Gap Analysis: A Template for Connecting Potential with Performance

Gap Analysis: A Template for Connecting Potential with Performance

“Continuous effort,” said Winston Churchill, “not strength nor intelligence, is the key to unlocking our potential.” 

At the risk of contradicting Brittain’s Bulldog … that’s only half right.

Effort — what MacArthur Genius Grant winner Angela Duckworth famously dubbed “grit” — is essential to success. However, what unlocks potential is not so much brute force, but a wide-eyed recognition of (1) where we are and (2) a vision for where we want to be.

In business, this process for unlocking potential and fueling growth is known as gap analysis.

This article walks through a simplified process for conducting just such an analysis, along with a downloadable template to guide you.

But, first …

What Is Gap Analysis?

Gap analysis is the quantitative and qualitative comparison of a company or individual’s current performance (i.e., present state) with potential performance (i.e., future or target state). 

It addresses two questions:

  • Performance: Where are we?
  • Potential: Where do we want to be?

Learn More: How to Conduct a SWOT Analysis for Your Business

Gap analysis goes by many names: need assessment, need analysis, or need-gap analysis. Whatever you call it, the core principle remains the same: to identify and then find solutions to the problems holding your business back.

Gap analysis: performance versus potential

While the process starts with an inward look at current versus potential performance, it doesn’t stop there. Gap analysis should also include outside sources like industry benchmarks and your market’s competitive landscape.

These type of 360-degree analyses can be performed at both strategic or operational levels. You can analyze your overall business direction or go granular into various processes or departments.

After going through the first phase of analysis — performance versus potential — you may find that your results exceed expectations. The same can also be true if your business is currently experiencing fast-paced growth. In those cases, the aim changes from finding problems to identifying success factors that can be repeated, applied to other areas of your business, and ultimately scaled.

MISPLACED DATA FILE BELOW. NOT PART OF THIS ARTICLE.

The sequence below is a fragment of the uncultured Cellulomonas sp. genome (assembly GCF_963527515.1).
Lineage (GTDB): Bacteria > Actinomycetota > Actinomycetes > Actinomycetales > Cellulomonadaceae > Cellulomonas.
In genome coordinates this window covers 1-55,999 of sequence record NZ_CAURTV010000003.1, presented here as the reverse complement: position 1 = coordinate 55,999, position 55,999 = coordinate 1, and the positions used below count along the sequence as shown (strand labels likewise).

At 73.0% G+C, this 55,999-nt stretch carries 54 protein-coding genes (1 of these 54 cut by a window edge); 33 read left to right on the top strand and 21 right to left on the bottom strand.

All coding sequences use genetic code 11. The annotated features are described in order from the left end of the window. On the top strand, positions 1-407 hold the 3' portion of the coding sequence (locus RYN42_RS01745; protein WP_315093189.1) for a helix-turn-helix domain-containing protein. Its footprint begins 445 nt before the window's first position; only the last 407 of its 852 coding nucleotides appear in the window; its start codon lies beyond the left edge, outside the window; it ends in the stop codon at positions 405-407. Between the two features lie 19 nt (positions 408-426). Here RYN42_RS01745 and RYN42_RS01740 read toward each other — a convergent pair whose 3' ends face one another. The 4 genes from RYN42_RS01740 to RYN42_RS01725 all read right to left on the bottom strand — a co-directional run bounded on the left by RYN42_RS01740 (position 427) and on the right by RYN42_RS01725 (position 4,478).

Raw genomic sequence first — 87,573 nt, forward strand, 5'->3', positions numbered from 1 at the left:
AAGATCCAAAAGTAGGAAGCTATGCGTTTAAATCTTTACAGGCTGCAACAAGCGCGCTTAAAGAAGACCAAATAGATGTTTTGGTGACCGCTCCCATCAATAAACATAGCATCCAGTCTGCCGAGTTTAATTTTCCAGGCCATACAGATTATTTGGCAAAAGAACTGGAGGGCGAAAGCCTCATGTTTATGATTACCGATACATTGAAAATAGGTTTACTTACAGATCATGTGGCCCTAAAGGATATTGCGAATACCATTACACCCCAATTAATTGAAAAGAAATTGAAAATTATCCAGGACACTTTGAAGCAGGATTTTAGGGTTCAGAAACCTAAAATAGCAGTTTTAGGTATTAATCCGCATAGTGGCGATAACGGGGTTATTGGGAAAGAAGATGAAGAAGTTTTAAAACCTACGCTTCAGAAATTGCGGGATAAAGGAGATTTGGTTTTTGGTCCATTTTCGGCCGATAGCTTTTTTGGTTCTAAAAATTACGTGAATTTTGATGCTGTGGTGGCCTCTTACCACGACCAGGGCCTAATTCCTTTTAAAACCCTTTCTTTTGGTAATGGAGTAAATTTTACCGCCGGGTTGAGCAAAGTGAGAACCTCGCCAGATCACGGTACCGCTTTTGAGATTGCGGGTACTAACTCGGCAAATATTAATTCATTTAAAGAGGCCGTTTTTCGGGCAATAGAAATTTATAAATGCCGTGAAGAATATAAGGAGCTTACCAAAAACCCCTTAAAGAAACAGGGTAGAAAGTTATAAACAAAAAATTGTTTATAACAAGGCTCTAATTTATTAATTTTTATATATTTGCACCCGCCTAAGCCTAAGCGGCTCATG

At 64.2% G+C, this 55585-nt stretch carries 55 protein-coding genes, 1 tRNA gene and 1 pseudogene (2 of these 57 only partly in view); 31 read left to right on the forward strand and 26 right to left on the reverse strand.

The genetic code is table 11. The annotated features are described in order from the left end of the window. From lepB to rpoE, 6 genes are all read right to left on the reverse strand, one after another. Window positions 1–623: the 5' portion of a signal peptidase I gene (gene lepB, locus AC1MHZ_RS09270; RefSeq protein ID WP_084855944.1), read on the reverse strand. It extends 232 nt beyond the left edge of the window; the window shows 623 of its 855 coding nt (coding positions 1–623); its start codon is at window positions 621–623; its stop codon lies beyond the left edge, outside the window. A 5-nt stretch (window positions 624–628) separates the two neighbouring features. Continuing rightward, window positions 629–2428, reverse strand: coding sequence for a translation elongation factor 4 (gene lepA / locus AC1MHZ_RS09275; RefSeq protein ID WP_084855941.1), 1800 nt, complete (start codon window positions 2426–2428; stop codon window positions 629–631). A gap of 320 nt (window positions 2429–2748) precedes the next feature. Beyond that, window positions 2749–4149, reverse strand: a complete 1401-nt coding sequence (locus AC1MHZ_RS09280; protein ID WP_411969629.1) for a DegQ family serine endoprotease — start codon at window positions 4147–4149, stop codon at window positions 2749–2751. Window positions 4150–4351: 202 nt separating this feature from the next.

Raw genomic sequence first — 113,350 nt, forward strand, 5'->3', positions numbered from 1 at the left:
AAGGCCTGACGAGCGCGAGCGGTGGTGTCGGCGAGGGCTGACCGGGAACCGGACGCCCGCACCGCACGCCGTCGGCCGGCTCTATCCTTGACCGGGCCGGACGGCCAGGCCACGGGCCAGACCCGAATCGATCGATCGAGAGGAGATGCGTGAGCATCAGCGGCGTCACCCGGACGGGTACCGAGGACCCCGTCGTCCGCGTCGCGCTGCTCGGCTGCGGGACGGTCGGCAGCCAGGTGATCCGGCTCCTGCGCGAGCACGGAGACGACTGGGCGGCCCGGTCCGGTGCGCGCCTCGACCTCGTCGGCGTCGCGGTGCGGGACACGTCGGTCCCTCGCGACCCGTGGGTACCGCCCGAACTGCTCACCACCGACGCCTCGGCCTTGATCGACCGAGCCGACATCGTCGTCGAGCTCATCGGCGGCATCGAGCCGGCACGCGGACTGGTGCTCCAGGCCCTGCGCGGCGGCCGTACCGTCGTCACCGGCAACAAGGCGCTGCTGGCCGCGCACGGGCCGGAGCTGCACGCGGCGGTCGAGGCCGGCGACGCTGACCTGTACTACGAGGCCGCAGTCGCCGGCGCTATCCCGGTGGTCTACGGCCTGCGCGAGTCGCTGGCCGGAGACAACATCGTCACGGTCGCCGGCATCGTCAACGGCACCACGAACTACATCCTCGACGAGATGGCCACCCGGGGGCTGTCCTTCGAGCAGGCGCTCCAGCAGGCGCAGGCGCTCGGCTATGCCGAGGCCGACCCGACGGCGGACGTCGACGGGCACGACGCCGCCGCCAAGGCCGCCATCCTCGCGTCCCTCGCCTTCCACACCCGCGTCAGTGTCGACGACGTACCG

Regardless of what you’re evaluating — be it problems or successes, human resources or logistical functions — the actual process of doing the analysis is the same. 

Let’s take a look at exactly what goes into a gap analysis … 

How to Conduct a Gap Analysis

Gap Analysis: A Template For Connecting Potential With Performance

The temptation with gap analysis is to start by going big. Unfortunately, when you try to tackle too much at once — to make everything better, all at the same — resources get stretched thin.

Instead, prioritize the areas where either (1) the biggest positive impact exists or (2) you feel the most pain.

This could be any one of a host of factors:

  1. Sales numbers
  2. Customer satisfaction
  3. Retention rates
  4. Shipping times
  5. Marketing returns
  6. Manufacturing costs
  7. International expansion

Once you’ve isolated an area big enough to make an impact, but small enough to wrap your head and hands around …

1. Identify Your States

Once you have chosen your areas of focus, your first step is to identify both where you currently are — performance — and where you want to be in the future — potential.

For illustrative purposes, let’s select:

  • Multi-channel sales as your Focus
  • Specific outlets as the Channel